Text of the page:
UDM Slams ANC Over 'Lack of Accountability'
The United Democratic Movement has accused the ruling African National Congress of a "staggering lack of accountability".
UDM president Bantu Holomisa said on Monday that it had not yet received a response from the ANC four days after a media report that its youth league (ANCYL) was involved in a wide array of business deals.
Holomisa said it was "simply unacceptable that a political organisation could have business interests in companies that benefited from government tenders."
The Mail and Guardian reported on Friday that ANCYL "seemed in part to have become a vehicle for elites and a reference point for businesses seeking to engage political capital".
"This account probes the extent to which the ruling party's youth wing may have been prepared to use its access to state power to feather its own financial nest - and the extent to which business people entering business relationships with league companies have seen this as giving them special access to the government.
"Many of the youth league's office bearers are actively pursuing business interests," the article mentioned.
Holomisa said: "Clearly this arrangement is designed by the ANCYL as a way to peddle influence at a price. If members of the ANC want to go into the corporate world, they should do so, but the ANC cannot use government influence to get deals that are funded by the taxpayer. That is patently immoral."
The party's president said that while the ANCYL seemed to have developed some skill at enriching themselves, the youth of the country still wondered when the Umsombuvo Fund was going to start distributing the millions that lay dormant in its accounts.
"These are the type of abuses that must be exposed and that the ANC should be held accountable for. This is what the UDM has done since its launch, and this is what me and my colleagues will continue to do in the next five years."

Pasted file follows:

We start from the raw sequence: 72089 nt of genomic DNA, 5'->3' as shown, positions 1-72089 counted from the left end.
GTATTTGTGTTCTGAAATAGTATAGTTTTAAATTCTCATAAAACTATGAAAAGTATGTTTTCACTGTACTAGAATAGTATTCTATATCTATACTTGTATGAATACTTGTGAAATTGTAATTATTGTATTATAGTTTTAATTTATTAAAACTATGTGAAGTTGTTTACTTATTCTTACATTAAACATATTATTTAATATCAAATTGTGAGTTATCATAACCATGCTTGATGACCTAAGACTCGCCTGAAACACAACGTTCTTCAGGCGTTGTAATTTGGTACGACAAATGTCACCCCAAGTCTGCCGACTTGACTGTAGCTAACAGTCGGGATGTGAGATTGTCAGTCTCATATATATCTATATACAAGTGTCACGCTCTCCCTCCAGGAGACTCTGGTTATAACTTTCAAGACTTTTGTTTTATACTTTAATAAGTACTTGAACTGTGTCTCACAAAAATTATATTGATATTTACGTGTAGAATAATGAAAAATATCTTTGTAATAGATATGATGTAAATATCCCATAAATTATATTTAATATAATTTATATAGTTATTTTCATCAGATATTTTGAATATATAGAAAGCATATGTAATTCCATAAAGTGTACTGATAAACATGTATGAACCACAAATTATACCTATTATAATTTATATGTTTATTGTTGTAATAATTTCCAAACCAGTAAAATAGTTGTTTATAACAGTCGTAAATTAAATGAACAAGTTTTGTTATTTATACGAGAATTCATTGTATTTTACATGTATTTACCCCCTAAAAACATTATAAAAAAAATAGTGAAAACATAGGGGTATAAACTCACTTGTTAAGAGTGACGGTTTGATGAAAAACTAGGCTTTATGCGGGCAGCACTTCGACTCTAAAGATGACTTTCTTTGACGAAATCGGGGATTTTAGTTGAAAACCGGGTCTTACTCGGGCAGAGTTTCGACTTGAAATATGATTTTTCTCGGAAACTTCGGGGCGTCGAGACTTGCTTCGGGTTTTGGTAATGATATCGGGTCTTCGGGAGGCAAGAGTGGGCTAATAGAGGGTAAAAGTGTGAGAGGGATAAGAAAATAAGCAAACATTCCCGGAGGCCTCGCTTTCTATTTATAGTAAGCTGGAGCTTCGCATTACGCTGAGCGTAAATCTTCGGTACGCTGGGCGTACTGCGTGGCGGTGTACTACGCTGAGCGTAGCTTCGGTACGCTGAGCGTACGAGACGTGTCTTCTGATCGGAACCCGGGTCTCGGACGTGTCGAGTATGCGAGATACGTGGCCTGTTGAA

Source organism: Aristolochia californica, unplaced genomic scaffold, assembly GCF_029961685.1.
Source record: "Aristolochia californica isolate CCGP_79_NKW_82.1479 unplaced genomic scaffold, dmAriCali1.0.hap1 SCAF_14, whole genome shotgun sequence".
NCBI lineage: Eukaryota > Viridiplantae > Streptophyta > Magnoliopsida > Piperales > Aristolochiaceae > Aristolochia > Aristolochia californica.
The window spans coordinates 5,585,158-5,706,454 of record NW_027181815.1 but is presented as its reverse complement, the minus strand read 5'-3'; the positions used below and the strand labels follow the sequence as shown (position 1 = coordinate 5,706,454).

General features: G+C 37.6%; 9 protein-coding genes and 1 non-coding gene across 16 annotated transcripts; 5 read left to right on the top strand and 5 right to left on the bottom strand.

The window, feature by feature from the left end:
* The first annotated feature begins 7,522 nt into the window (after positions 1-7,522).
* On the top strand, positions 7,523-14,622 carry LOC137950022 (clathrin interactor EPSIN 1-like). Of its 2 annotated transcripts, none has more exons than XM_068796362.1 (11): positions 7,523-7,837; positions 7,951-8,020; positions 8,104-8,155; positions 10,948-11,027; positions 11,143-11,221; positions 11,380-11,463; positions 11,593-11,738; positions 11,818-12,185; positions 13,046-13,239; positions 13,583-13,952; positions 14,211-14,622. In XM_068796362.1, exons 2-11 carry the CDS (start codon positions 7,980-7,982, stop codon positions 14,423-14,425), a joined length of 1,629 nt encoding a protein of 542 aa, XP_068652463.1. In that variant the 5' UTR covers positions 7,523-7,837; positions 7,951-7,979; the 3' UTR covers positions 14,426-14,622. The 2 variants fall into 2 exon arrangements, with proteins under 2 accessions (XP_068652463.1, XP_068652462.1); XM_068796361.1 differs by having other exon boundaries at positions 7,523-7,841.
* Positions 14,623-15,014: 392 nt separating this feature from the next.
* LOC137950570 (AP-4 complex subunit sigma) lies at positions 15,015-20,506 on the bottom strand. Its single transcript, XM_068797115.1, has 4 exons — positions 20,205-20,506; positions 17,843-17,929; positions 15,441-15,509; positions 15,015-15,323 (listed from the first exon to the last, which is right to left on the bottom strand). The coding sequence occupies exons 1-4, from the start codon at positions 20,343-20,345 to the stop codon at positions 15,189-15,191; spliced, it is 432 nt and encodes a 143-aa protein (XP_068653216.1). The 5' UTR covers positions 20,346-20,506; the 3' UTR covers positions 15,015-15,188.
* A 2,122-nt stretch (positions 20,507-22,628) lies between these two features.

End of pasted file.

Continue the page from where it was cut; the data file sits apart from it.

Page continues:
Holomisa was speaking in Johannesburg at the introduction of the party's top twelve candidates for the upcoming elections.
The candidates are Ntopile Marcel Kganyago, Malizole Diko, Martin Stephens, Nonhlanhia Clarlbel Nkabinde, George Tembela Madikiza, Jacobus Tapedi Maseka, Thabsile J Msiza, Agnes Qikani, Desmond Padiachey, Kushca J Tlhoaela, Hendrik Lombard and Brian Hermez.
He said his listed colleagues reflected the demographics of South Africa in a multitude of ways.
"It is yet another indication of the UDM's continued commitment to be a political home for all South Africans. Aside from its representative nature in terms of race and culture, this group also displays a balanced mix of experienced, youth, technical skills and political experience."
The party's president said the provinces and regions of the entire country were well represented.
"You will note that once again there are a number of women representatives, we have gained prominent positions. I want to emphasise that my colleagues are here on merit and because they are committed to participate in the new South Africa.
"We have attained such a high degree of representivity because the UDM is a vibrant party, we continued to attract very talented and dedicated individuals from all walks of life and from all regions in the country."
The UDM, which launched its KwaZulu-Natal election manifesto in January will hold a rally in Bushbuck Ridge in Limpopo on Sunday.
With acknowledgements to Sapa and News24.